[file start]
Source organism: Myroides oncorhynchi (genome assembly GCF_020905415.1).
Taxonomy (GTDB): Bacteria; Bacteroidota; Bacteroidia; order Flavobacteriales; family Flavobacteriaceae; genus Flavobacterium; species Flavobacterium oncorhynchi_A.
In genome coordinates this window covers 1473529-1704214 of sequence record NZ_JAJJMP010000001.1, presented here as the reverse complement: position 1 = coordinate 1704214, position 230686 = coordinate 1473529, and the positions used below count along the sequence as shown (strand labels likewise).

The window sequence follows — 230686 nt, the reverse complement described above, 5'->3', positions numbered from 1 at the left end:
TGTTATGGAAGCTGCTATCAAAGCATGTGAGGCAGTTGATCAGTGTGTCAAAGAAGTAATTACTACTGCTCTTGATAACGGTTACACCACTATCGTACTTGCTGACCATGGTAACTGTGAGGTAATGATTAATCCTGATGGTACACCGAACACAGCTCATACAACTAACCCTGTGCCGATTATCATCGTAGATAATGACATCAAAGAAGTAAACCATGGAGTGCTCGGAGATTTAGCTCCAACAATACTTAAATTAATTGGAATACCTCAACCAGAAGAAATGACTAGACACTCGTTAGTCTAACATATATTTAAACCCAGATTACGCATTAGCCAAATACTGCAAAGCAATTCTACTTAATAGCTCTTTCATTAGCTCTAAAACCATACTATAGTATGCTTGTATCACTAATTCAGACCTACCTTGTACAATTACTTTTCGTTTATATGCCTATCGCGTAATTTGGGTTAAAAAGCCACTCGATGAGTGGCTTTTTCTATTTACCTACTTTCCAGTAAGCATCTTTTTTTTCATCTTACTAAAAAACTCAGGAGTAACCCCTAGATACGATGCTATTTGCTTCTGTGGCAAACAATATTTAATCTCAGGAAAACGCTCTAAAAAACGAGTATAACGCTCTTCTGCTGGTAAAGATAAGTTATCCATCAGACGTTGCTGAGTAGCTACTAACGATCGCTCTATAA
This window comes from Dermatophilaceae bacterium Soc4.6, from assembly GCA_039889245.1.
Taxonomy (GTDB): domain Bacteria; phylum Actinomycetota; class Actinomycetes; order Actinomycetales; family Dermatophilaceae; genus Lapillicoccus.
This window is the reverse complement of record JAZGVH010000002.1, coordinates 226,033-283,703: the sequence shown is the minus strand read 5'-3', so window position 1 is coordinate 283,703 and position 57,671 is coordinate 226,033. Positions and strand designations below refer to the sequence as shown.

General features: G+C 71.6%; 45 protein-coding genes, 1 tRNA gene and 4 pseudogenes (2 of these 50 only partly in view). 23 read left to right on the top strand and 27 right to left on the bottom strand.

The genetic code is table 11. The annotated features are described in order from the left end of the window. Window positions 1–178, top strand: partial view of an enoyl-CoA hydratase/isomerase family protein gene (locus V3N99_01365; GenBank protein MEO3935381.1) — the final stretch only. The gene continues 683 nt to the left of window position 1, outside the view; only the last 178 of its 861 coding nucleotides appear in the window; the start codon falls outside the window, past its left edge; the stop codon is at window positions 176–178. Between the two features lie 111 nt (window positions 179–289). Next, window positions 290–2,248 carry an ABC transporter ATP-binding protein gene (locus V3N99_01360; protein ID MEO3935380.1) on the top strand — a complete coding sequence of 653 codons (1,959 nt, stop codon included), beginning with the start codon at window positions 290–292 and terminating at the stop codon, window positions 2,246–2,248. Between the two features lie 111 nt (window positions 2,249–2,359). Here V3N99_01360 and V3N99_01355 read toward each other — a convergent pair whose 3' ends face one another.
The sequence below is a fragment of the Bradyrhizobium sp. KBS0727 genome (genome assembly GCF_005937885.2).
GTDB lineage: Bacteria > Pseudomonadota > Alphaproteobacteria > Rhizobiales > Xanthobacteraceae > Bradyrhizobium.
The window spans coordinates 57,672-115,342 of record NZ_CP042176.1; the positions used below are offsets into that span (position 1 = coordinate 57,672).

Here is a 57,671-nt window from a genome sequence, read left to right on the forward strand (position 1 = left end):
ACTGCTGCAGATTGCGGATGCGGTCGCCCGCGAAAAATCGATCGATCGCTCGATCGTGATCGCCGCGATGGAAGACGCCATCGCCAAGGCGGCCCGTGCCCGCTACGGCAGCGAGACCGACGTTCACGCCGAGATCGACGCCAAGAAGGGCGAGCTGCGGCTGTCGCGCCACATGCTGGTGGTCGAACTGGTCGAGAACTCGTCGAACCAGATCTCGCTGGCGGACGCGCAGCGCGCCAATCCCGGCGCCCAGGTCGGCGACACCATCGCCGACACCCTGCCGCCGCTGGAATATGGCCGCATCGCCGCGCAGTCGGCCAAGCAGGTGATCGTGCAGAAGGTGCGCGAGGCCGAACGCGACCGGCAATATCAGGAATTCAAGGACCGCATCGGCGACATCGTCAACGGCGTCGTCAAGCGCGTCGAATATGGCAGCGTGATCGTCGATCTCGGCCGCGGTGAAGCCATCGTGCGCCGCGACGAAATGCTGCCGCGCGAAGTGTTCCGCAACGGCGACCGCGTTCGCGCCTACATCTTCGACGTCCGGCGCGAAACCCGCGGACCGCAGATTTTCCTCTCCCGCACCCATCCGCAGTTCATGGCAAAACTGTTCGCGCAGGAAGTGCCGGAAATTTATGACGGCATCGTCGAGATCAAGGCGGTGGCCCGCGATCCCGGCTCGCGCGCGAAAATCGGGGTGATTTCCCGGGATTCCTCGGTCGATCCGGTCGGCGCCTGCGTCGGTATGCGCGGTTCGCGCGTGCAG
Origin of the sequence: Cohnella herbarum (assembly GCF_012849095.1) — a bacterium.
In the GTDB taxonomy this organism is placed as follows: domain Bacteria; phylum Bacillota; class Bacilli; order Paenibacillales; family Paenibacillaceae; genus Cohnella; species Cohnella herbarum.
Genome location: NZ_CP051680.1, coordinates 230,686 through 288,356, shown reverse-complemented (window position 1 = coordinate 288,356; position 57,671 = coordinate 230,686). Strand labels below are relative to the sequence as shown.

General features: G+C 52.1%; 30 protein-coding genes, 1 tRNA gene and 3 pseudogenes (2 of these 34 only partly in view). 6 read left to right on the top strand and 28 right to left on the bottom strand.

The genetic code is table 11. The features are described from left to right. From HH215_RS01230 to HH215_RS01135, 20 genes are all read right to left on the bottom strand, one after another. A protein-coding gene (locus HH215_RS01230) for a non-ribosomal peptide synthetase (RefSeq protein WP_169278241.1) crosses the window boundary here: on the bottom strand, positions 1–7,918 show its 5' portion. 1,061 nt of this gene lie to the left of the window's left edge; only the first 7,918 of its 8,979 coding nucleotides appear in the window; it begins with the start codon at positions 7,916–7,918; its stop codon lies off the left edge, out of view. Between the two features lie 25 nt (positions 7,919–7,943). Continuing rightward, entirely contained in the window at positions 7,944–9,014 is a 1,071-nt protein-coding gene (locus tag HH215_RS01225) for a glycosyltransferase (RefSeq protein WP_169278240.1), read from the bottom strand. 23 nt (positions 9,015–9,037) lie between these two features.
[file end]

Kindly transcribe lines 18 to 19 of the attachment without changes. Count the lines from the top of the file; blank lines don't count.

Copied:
Genome location: NZ_CP051680.1, coordinates 230,686 through 288,356, shown reverse-complemented (window position 1 = coordinate 288,356; position 57,671 = coordinate 230,686). Strand labels below are relative to the sequence as shown.

General features: G+C 52.1%; 30 protein-coding genes, 1 tRNA gene and 3 pseudogenes (2 of these 34 only partly in view). 6 read left to right on the top strand and 28 right to left on the bottom strand.